The grant will fund research that helps us understand what responsible and trustworthy AI is, how to develop it, and how to build it into existing systems and the impacts it will have on society:

This is a timely investment, bringing together a world-leading, diverse and multidisciplinary team from all four nations of the UK to work on cutting-edge issues. It is particularly exciting to have the King’s strand of the project based in Arts and Humanities, where the College has recently invested in the Digital Futures Institute, exploring how we can live well with technology. This is truly cross-cutting research on responsible AI with a human-centred approach at the very heart of it.

Dr Kate Devlin, who is leading King’s involvement with the UKRI Responsible Artificial Intelligence UK (RAI UK)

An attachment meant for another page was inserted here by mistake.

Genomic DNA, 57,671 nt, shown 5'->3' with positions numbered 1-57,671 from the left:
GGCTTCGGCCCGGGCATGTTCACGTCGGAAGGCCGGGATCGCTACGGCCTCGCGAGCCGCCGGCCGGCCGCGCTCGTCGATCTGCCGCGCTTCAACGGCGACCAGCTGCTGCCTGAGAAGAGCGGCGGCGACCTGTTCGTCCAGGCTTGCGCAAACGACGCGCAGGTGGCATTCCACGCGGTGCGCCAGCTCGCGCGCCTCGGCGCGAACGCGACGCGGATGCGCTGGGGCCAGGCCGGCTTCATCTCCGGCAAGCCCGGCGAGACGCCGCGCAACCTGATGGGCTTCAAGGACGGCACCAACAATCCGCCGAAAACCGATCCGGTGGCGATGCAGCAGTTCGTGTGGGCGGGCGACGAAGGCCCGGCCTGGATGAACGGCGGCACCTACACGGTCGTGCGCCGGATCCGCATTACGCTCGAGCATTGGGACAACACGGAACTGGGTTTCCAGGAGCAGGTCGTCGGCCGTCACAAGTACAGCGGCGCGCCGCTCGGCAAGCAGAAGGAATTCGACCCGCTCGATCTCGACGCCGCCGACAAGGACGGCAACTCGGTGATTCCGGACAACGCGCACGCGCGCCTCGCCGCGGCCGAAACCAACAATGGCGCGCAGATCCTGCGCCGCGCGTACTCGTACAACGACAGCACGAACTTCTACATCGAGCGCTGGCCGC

High-dimensional cinema • 6 July 2023

high-dimensional cinema

Join us in this panel discussion to learn how Artificial Intelligence and related technologies are reshaping the production and understanding of audiovisual culture

6 July 2023, 6:00 – 7.30 pm

King’s College London, King’s Building, Nash Lecture Theatre (K2.31) 

Moving images are usually said to have 2 or at most 3 dimensions. If you suspect that your favourite films have many more, join us for a set of presentations and lively panel discussion on “high-dimensional cinema,” and discover how Artificial Intelligence and related technologies are reshaping the production and understanding of audiovisual culture.

In this “meeting of the labs” event, a trio of experts in the computational analysis of visual culture come together to present their latest research and engage in conversation about recent advances at the intersection between cultural analytics, computational aesthetics, and machine learning. Join Mila Oiva, Nanne van Noord, and Daniel Chávez Heras, as they explore if and how high-dimensional cinema uncovers latent structures of meaning and pushes the boundaries of audiovisual creativity, from historical Soviet newsreels to contemporary Hollywood cinema.